HURRICANE LAURA: Oil facilities and nuclear plants prepare for the impact of Hurricane Laura on the Gulf Coast, which as of last night was close to becoming a Category 5 storm. (Texas Tribune, S&P Global)

A new report finds 8 of the 10 largest utilities in the U.S. plan to resume shutoffs for nonpayment, and in some states as many as a third of households are behind on payments. (CNBC)
Xcel Energy proposes reduced electric rates for up to 10 years for new and expanding Colorado businesses. (Denver Post)

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Once considered a radical idea, federal and state policymakers are increasingly planning to use public funds to relocate flood-prone communities. (New York Times)
Pennsylvania Republicans holding hearings to oppose the state’s joining a regional emissions cap-and-trade agreement rely on a climate-science denier funded by the fossil fuel industry. (DeSmog)

POLICY: Illinois Gov. J.B. Pritzker’s energy plan would likely take a proposal for a state-run capacity market off the table, potentially ending a dispute between clean energy advocates and renewable energy companies. (Energy News Network)

TRANSMISSION: An agreement would offload more Great Plains wind power from the Grain Belt Express transmission line into Missouri, where renewable energy demand is growing. (Energy News Network)

CLEAN ENERGY: A California project is helping to transition disadvantaged communities from wood and propane to cleaner energy sources. (Fresno Bee)

STORAGE: Duke Energy installs the largest battery storage system in North Carolina, a 9 MW system next to a substation near Asheville. (Power Engineering)

NATURAL GAS: After NASA discovered last week that a Los Angeles natural gas plant has been leaking 10,000 cubic feet of methane per hour, a city official says it will take several months to address the problem. (Reuters)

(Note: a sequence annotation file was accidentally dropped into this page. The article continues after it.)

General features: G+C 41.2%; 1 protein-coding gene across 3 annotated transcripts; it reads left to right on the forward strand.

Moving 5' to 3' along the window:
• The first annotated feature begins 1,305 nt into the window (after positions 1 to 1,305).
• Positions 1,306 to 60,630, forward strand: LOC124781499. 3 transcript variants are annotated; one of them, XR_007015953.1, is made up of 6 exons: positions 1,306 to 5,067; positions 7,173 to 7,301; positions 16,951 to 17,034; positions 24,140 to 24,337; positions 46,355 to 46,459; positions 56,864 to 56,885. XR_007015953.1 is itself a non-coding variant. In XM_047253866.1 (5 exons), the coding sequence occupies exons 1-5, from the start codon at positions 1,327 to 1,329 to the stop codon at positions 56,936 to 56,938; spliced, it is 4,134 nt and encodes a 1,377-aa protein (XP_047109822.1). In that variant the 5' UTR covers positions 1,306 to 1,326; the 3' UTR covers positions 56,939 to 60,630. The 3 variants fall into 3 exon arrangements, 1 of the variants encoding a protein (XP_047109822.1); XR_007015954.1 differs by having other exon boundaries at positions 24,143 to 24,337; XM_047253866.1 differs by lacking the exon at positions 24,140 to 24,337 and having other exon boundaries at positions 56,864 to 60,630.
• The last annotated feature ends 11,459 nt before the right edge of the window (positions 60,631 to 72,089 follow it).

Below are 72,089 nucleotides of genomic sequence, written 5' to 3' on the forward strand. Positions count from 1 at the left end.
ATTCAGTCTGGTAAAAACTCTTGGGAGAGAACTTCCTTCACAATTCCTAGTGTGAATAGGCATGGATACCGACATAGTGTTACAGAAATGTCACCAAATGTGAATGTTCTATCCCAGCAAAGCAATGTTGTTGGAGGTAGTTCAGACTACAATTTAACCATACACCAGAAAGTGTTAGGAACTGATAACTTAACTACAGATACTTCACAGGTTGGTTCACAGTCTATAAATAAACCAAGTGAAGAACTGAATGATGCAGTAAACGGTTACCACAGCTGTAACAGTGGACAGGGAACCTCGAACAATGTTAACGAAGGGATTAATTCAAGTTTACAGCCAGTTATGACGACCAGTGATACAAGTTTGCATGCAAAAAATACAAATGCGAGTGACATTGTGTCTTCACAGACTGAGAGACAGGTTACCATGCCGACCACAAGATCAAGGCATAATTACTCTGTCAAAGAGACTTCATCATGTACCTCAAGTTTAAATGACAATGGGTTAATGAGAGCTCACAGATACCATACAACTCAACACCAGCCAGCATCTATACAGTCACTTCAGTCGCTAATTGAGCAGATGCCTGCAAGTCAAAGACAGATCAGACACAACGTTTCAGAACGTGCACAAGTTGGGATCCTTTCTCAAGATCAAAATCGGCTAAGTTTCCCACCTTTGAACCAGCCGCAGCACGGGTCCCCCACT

• The U.S. Army Corps of Engineers asks a federal appeals court to reverse a ruling that scrapped an environmental permit for the Dakota Access pipeline. (Reuters)
• Federal regulators grant a three-year extension to the developers of a pipeline in Maryland that goes under the Potomac River as they battle in court over state permits. (Herald-Mail)

• Attorney General Dave Yost is preparing a lawsuit to stop ratepayer surcharges for two nuclear plants at the center of a $61 million corruption scandal if state legislators don’t repeal the law. (Toledo Blade)
• Another Utah city votes to withdraw from participating in a next-generation nuclear power plant, citing uncertainty about rising costs. (Daily Herald)

COAL: Federal regulators allege in a discrimination complaint that a Harlan County coal company wrongly fired a miner for raising a safety concern. (Lexington Herald-Leader)

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ELECTRIC VEHICLES: More delivery companies are working to electrify their fleets, which could have a substantial impact on emissions. (New York Times)

• “It’s not coming, it’s here”: Bill McKibben says we can’t afford to waste another presidential term failing to act on climate change. (New Yorker)
An energy markets advisor says unforeseen opportunities for energy investors will be created in states’ pursuit of 100% clean energy. (Forbes)

Ken is the director of the Energy News Network at Fresh Energy and is a founding editor of both Midwest Energy News and Southeast Energy News. Prior to joining Fresh Energy, he was the managing editor for online news at Minnesota Public Radio. He started his journalism career in 2002 as a copy editor for the Duluth News Tribune before spending five years at the Spokesman-Review in Spokane, Washington, where he worked as a copy editor, online producer, features editor and night city editor. A Nebraska native, Ken has a bachelor's degree from the University of Nebraska-Lincoln and a master's degree from the University of Oregon. He is a member of the Society of Professional Journalists and Investigative Reporters and Editors.